How to store eggs: ‘Buffer’ storage tip to keep eggs ‘fresh for longer’ and repel bacteria

How to store eggs: ‘Buffer’ storage tip to keep eggs ‘fresh for longer’ and repel bacteria


Eggs are a point of controversy in many homes when it comes to choosing where to them, and with so much conflicting advice it can be hard to find the right answer. However, according to a farmer who shares his agricultural life on , the main thing to consider is the position of your eggs in their case. In a video shared on his widely followed profile, Noah Young revealed that all eggs should be stored with the pointed end facing a certain way.

Noah (@theshilohfarm) explained that the lesser-known trick means the majority of people have been storing their eggs “all wrong” for years, adding that the pointed tip is the crucial thing to look for when putting eggs away in your fridge – or on the counter.

He said: “Every egg has a pointy end and a blunt end and that blunt end actually has something called an air cell.

“This air cell actually acts as a buffer, keeping bacteria like salmonella away from the yolk.”

Storing each individual egg with the pointed end down, and blunt, rounded side helps to keep the yolk centred, but it’s not the only benefit.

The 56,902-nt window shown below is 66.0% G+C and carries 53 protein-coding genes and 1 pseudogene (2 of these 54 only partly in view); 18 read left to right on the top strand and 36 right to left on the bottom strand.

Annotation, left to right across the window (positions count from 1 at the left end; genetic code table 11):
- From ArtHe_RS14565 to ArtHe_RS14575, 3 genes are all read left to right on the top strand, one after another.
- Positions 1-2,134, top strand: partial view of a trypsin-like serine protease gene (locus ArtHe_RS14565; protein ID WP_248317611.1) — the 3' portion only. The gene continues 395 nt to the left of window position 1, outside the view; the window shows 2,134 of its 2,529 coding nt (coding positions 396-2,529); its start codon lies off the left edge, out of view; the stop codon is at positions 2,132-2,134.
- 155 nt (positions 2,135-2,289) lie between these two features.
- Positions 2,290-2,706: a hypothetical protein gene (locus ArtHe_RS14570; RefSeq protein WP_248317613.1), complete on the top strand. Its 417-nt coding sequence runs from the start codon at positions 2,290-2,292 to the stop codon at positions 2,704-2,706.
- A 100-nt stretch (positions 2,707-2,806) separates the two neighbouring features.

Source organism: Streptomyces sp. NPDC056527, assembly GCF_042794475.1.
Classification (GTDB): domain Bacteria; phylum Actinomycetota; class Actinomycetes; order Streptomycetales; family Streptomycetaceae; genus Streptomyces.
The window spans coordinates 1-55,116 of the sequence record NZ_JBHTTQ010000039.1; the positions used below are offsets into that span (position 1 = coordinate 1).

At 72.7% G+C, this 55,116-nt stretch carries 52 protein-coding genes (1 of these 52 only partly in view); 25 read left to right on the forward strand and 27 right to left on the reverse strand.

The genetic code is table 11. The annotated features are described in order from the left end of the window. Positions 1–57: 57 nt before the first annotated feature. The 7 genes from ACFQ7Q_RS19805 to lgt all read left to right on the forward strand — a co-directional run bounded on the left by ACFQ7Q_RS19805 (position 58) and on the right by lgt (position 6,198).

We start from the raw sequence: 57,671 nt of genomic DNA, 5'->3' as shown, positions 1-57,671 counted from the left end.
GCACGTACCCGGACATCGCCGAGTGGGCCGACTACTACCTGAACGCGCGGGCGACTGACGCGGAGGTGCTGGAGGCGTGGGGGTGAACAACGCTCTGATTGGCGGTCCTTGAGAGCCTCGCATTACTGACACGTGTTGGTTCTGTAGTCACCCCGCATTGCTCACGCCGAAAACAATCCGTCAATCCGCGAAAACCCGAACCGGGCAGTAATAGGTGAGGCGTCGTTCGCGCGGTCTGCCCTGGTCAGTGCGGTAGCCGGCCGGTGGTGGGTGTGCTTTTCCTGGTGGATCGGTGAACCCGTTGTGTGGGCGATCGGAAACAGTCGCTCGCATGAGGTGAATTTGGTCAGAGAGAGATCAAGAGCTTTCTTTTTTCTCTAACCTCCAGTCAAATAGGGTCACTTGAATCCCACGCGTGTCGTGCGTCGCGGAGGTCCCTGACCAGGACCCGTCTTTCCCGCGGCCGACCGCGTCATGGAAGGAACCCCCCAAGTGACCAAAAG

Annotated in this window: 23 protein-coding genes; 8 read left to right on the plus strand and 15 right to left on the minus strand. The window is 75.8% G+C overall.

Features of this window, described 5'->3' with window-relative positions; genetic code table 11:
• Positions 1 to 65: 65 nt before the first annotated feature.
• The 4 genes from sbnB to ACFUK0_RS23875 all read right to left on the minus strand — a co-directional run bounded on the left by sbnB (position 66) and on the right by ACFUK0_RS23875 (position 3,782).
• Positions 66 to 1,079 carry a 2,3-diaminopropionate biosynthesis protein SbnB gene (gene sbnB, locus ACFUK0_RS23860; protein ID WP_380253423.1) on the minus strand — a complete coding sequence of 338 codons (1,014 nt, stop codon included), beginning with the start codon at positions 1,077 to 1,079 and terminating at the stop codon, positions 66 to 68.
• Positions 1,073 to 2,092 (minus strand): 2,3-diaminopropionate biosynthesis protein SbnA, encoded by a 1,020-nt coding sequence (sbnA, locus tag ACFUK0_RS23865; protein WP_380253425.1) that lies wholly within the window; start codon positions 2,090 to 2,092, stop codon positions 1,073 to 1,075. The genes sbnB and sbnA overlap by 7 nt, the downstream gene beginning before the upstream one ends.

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When it comes to storing your eggs at home, the Food Standards Agency recommended storing them whole in a cool dry place, “ideally in the fridge”, until you use them.

Of course, they should be stored with the pointed end up to minimise the risk of bacteria, though this will only be effective if your eggs are fresh in the first place.

To check the freshness of your eggs, you can use the float test using just one bowl of room-temperature water

This is incredibly easy to do and can determine whether your eggs are fresh, one week old, stale or “very old”.

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Fill a glass bowl with tap water and leave it at room temperature for 15 minutes to accurately determine the age of the produce.

Carefully drop one egg into the bowl at a time. If it sinks on its side, the egg is fresh and can be safely stored in your fridge for two to three weeks.

Eggs that are one week old will also sink, though they will land with the pointed tip-tilted upwards while still slightly on their side.

Stale eggs should sink to the bottom with one point clearly facing upwards, and very old produce will float to the top.

If like Noah, you rely on eggs produced by animals at a local farm or in your own garden, you can safely store them for up to six weeks in the fridge after washing them.

The Nebraskan farmer added that alternatively, you can keep unwashed produce on the counter for up to four weeks.

The reason that “bad” eggs float is that the moisture inside each one evaporates through the shell as they age. As this decreases, the air bubble inside – that farmer Noah pointed out should grow.

One way to test this without a bowl of water is to gently grip the egg near your ear and shake it. If you hear the liquid moving around inside the shell, it is a bad sign that your eggs have gone off. However, if you are unsure, you should use the float trick to determine the exact age.





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